Rating: C-/ Loud, crass, self-indulgent, and with more dick and blow job jokes than a stand-up comedy hour commandeered entirely by drunken frat boys, Deadpool is an over-rated, interminable mess. You can practically hear the jokes fall flat at delivery, which is kind of sad, because you can tell it really really wants to be funny, but somehow it just keeps coming up short of charm and laughs.
Wade Wilson (Ryan Reynolds) is a loud-mouthed mercenary who falls hard for a hooker with a heart of gold, Vanessa (Morena Baccarin.) Shockingly, she loves him back, and they are making their wedding plans when Wade collapses and is diagnosed with late-stage terminal cancer. Wade leaves Vanessa soon after, reluctant to put her in a position where she is forced to care for him for the rest of his short life.
Recruited by a shady man (Jed Rees) to sign into a experimental surgery, Wade is tortured to within an inch of his life- but also cured of cancer and given superpowers. Turns out the nefarious Francis (Ed Skrein) wants men with superhuman abilities to use as slaves- or something. Francis is just another villain in a long line of villains whose motivations aren’t entirely explained or explored. Wade comes out of the ‘treatment’ badly burned but more mouthy and sarcastic than ever, and he puts his regenerative powers to good use taking down Francis’ goons in hopes of finally teaching Francis a lesson of the painful and ultimately fatal kind.
Wade wants to reunite with his lady love, but he’s afraid his altered appearance will repulse her. Additionally, the superhero Colossus (Stefan Kapicic,) who’s a bit of a goody two-shoes, wants Wade to abandon his self-serving hedonism and join the X-Men. We have to remember this is the Marvel universe, everything here is connected to everything else Marvel. So that brings up the question is; I like superhero movies, I like Ryan Reynolds; what went wrong? First of all, Deadpool is very meta, too meta for it’s own good, in this reviewer’s humble opinion.
I’d run out of fingers on both hands if I counted all the times Wade breaks the forth wall, practically winking at the audience as he reminds us that yes, this is just a movie. This kind of interaction with the audience should be used sparingly, but Deadpool pulls all the stops in being cheeky and self-aware, and is filled with pop culture references that will be irrelevant in twenty years or so. As a result it feels obnoxious and self indulgent. It doesn’t help that most of the jokes try way too hard and fall short of being anything other than cringe-worthy.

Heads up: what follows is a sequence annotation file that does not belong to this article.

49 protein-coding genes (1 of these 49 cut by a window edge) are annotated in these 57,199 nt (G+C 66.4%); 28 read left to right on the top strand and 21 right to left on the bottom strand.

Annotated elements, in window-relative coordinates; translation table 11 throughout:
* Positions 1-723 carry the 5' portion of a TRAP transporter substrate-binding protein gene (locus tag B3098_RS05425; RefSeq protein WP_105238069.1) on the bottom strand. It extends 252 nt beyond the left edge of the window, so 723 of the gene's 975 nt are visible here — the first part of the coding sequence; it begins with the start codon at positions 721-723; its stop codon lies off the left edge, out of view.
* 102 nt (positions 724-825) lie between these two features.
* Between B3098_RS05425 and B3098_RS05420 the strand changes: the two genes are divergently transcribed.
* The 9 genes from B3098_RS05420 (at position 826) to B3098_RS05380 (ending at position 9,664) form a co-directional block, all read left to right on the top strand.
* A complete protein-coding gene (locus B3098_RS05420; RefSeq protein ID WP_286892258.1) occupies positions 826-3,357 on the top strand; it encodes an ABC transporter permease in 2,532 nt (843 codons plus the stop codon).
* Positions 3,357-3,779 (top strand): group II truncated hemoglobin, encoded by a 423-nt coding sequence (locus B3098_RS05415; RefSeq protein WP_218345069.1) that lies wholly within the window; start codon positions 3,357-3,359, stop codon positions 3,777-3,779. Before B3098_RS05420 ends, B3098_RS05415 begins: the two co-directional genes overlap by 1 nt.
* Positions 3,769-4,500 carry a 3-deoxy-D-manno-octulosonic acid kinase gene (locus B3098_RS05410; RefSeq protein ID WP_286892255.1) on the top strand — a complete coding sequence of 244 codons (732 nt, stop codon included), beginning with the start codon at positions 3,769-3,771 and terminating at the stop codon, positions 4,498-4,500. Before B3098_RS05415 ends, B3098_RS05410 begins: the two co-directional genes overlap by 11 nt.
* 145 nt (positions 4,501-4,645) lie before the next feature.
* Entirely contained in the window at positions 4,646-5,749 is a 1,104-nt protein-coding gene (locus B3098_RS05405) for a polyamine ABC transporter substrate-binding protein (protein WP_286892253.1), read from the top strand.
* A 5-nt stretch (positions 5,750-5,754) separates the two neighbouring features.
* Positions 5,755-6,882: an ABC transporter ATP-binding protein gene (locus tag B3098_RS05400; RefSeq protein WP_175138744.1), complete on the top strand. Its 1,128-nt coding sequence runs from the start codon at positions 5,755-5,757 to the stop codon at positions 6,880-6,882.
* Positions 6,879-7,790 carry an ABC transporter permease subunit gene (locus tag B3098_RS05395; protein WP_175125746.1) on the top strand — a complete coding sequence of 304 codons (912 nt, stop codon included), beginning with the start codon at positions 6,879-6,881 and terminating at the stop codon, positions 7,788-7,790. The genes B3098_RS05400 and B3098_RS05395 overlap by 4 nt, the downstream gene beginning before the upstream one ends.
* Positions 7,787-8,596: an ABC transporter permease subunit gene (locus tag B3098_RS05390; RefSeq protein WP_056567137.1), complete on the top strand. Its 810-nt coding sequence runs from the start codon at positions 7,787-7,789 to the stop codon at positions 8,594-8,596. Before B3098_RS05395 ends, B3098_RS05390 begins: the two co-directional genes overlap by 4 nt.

The humor reminded me of Unbreakable Kimmy Schmidt, another much-loved piece of popular culture that just didn’t do it for me. Instead of being the way comedy should be, a steady machine gun patter of witty jokes, Deadpool‘s humor just kind of draws itself out past the point where the gag has any chance of being funny. It practically begs us to be in on the joke, reveling in it’s own crudity and meta silliness. I have no problem with crude humor; There’s Something About Mary is one of my favorite comedies.
But the movie and the character of Wade himself remind me of a needy, lonely grade schooler who’s trying a little too hard to get a laugh out of his classmates, whether it by making an always-witty ‘that’s what she said’ crack or settling on making fart sounds with his armpit. Deadpool has no natural comedic timing and just kind of lingers around like the fetid stench of a corpse, all while trying painstakingly to convince us it’s not just another superhero movie, Goddamnit!
It’s soul, however, is as pedestrian as they come. If you like superhero comedies, I recommend The Mask with Jim Carrey or Kick-Ass, which actually have lots of laughs (although like Deadpool, Kick-Ass is best left for the over-18 crowd.) This movie had a great marketing campaign and while many people love it, I just can’t join in their revelry. It doesn’t help that Wade comes off as an annoying try-hard, whose juvenile humor takes a belly-flop into awkward squirmy territory more often than it hits home. Deadpool reaffirms what I believe about good humor; while crudity has it’s place, it’s falls short when in the absence of genuine wit and good timing. Watch the side-splittingly hilarious What We Do in the Shadows to see how comedy is done, and leave this movie to the flourishing audience of grown men with the sense of humor of nine-year-old boys.